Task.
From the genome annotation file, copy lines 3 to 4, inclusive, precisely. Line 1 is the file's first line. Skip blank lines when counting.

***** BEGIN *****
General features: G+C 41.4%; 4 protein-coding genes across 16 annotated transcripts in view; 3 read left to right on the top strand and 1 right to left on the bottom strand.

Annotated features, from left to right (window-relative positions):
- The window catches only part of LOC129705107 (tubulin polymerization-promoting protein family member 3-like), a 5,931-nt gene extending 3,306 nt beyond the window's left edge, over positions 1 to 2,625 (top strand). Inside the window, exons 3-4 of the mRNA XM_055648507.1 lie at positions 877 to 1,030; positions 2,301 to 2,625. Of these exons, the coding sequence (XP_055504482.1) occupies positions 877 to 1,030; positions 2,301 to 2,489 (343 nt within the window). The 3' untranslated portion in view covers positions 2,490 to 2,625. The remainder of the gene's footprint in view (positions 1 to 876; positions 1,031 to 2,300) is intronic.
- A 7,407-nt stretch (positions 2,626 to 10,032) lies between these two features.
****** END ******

- The window catches only part of LOC129705107 (tubulin polymerization-promoting protein family member 3-like), a 5,931-nt gene extending 3,306 nt beyond the window's left edge, over positions 1 to 2,625 (top strand). Inside the window, exons 3-4 of the mRNA XM_055648507.1 lie at positions 877 to 1,030; positions 2,301 to 2,625. Of these exons, the coding sequence (XP_055504482.1) occupies positions 877 to 1,030; positions 2,301 to 2,489 (343 nt within the window). The 3' untranslated portion in view covers positions 2,490 to 2,625. The remainder of the gene's footprint in view (positions 1 to 876; positions 1,031 to 2,300) is intronic.
- A 7,407-nt stretch (positions 2,626 to 10,032) lies between these two features.